4: HttpContext.Current.Items["HttpHandlerSPWeb"] = web;

2. Use user name in full claims format, i.e.:

   1: var user = web.EnsureUser("i:0#.f|mymembershipprovider|username");

where instead of mymembershipprovider and username you should use your own membership provider name and user name.

3. The most tricky thing: from web.config of your FBA site zone you need to copy the following sections to the app.config of your console application:

  • connectionStrings
  • system.web/membership
  • system.web/roleManager


   1: <connectionStrings>
   2:   <add name="MyConnStr" connectionString="..." />
   3: </connectionStrings>
   4: <system.web>
   5:   <membership defaultProvider="i">
   6:     <providers>
   7:       <add name="i" type="Microsoft.SharePoint.Administration.Claims.SPClaimsAuthMembershipProvider,
   8: Microsoft.SharePoint, Version=, Culture=neutral, PublicKeyToken=71e9bce111e9429c" />
   9:       <add connectionStringName="MyConnStr" name="MyMembershipProvider" ... />
  10:     </providers>
  11:   </membership>
  12:   <roleManager defaultProvider="c" enabled="true" cacheRolesInCookie="false">
  13:     <providers>
  14:       <add name="c" type="Microsoft.SharePoint.Administration.Claims.SPClaimsAuthRoleProvider,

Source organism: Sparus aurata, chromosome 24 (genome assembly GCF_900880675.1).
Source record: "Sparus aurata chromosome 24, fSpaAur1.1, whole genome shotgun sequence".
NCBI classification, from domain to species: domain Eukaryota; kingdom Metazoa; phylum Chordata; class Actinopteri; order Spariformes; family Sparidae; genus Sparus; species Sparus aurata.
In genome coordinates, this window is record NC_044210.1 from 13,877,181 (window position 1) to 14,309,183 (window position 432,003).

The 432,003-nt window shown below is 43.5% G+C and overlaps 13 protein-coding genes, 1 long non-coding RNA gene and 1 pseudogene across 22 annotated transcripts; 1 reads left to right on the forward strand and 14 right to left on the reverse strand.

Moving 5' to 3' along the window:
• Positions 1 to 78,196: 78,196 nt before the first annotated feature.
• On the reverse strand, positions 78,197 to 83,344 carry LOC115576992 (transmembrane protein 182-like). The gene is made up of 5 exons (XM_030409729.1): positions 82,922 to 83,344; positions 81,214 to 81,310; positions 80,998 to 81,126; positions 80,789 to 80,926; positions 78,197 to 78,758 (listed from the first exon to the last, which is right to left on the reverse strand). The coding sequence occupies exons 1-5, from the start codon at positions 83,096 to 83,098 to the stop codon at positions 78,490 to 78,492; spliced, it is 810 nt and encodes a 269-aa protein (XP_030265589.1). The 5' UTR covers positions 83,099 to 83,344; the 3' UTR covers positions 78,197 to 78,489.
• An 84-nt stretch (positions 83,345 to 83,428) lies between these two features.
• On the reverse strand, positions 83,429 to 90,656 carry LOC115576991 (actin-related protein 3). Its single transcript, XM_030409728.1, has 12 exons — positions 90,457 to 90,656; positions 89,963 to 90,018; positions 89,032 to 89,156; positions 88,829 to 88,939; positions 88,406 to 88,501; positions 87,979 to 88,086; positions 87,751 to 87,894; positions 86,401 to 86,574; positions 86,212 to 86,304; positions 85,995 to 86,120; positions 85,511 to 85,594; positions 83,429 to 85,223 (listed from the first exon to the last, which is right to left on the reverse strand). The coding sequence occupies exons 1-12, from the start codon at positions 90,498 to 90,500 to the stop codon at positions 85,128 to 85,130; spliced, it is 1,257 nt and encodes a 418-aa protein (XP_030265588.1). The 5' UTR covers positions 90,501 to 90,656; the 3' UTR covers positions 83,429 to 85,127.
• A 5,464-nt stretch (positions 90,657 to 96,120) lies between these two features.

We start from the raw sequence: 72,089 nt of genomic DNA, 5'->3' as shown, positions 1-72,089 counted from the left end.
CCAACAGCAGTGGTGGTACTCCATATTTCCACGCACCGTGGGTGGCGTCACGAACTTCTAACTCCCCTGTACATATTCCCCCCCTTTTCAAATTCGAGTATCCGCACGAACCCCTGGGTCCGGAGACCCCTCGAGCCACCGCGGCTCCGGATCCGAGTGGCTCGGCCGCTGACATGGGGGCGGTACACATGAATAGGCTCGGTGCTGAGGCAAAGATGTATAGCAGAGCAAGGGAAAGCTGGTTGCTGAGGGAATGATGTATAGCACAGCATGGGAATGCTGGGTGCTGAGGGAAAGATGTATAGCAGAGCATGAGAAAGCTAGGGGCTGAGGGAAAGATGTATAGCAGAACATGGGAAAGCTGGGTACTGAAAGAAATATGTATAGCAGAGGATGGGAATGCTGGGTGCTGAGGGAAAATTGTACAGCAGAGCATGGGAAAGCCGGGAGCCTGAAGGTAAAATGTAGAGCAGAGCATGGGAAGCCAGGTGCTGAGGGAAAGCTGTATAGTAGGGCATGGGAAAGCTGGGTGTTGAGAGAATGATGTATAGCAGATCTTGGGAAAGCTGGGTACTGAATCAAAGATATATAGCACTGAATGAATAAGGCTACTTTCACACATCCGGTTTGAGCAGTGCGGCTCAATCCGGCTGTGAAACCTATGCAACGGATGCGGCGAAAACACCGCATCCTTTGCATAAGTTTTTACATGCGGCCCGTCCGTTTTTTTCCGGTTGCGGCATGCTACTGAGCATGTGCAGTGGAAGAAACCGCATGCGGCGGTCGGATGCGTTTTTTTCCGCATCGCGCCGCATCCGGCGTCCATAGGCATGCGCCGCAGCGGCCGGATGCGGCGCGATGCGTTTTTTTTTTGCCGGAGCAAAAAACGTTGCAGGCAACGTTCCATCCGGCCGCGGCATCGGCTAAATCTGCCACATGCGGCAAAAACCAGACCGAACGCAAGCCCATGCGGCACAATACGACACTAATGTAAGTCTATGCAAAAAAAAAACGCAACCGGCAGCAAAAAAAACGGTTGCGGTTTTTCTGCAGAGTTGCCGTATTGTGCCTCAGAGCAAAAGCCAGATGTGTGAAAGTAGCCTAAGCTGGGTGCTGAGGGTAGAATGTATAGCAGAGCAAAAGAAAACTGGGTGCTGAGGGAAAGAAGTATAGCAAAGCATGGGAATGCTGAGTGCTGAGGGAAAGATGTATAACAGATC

15: Microsoft.SharePoint, Version=, Culture=neutral, PublicKeyToken=71e9bce111e9429c" />
  16:       <add connectionStringName="MyConnStr" applicationName="/" name="MyRoleProvider" ... />
  17:     </providers>
  18:   </roleManager>
  19: </system.web>

Here is the full working C# code which allows to get FBA user from console application:

   1: using (var site = new SPSite(""))
   2: {
   3:     using (var web = site.OpenWeb())
   4:     {
   5:         web.AllowUnsafeUpdates = true;
   6:         HttpRequest request = new HttpRequest("", web.Url, "");
   7:         HttpContext.Current = new HttpContext(request,
   8:             new HttpResponse(new StringWriter()));
   9:         HttpContext.Current.Items["HttpHandlerSPWeb"] = web;
  11:         var user = web.EnsureUser("i:0#.f|mymembershipprovider|username");
  12:         ...
  13:     }
  14: }